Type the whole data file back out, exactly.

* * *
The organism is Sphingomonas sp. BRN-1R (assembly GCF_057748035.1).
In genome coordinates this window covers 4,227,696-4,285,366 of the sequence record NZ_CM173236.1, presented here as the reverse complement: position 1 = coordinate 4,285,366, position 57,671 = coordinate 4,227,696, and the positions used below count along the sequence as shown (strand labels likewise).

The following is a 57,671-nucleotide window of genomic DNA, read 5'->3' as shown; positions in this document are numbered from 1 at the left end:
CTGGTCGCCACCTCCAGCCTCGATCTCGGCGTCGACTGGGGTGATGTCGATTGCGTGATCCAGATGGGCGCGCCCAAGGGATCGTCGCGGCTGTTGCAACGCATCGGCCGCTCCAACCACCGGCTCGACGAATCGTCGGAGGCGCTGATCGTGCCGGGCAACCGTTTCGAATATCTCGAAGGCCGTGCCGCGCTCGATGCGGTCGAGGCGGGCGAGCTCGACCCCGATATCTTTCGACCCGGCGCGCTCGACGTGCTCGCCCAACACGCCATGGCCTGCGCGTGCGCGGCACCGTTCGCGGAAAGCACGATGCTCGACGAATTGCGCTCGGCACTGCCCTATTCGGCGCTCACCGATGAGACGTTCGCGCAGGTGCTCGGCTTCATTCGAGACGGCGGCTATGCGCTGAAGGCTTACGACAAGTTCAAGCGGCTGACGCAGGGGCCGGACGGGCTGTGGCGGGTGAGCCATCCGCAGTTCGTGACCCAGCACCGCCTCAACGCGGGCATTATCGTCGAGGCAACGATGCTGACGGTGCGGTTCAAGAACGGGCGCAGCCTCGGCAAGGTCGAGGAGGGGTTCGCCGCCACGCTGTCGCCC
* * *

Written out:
The organism is Sphingomonas sp. BRN-1R (assembly GCF_057748035.1).
In genome coordinates this window covers 4,227,696-4,285,366 of the sequence record NZ_CM173236.1, presented here as the reverse complement: position 1 = coordinate 4,285,366, position 57,671 = coordinate 4,227,696, and the positions used below count along the sequence as shown (strand labels likewise).

The following is a 57,671-nucleotide window of genomic DNA, read 5'->3' as shown; positions in this document are numbered from 1 at the left end:
CTGGTCGCCACCTCCAGCCTCGATCTCGGCGTCGACTGGGGTGATGTCGATTGCGTGATCCAGATGGGCGCGCCCAAGGGATCGTCGCGGCTGTTGCAACGCATCGGCCGCTCCAACCACCGGCTCGACGAATCGTCGGAGGCGCTGATCGTGCCGGGCAACCGTTTCGAATATCTCGAAGGCCGTGCCGCGCTCGATGCGGTCGAGGCGGGCGAGCTCGACCCCGATATCTTTCGACCCGGCGCGCTCGACGTGCTCGCCCAACACGCCATGGCCTGCGCGTGCGCGGCACCGTTCGCGGAAAGCACGATGCTCGACGAATTGCGCTCGGCACTGCCCTATTCGGCGCTCACCGATGAGACGTTCGCGCAGGTGCTCGGCTTCATTCGAGACGGCGGCTATGCGCTGAAGGCTTACGACAAGTTCAAGCGGCTGACGCAGGGGCCGGACGGGCTGTGGCGGGTGAGCCATCCGCAGTTCGTGACCCAGCACCGCCTCAACGCGGGCATTATCGTCGAGGCAACGATGCTGACGGTGCGGTTCAAGAACGGGCGCAGCCTCGGCAAGGTCGAGGAGGGGTTCGCCGCCACGCTGTCGCCC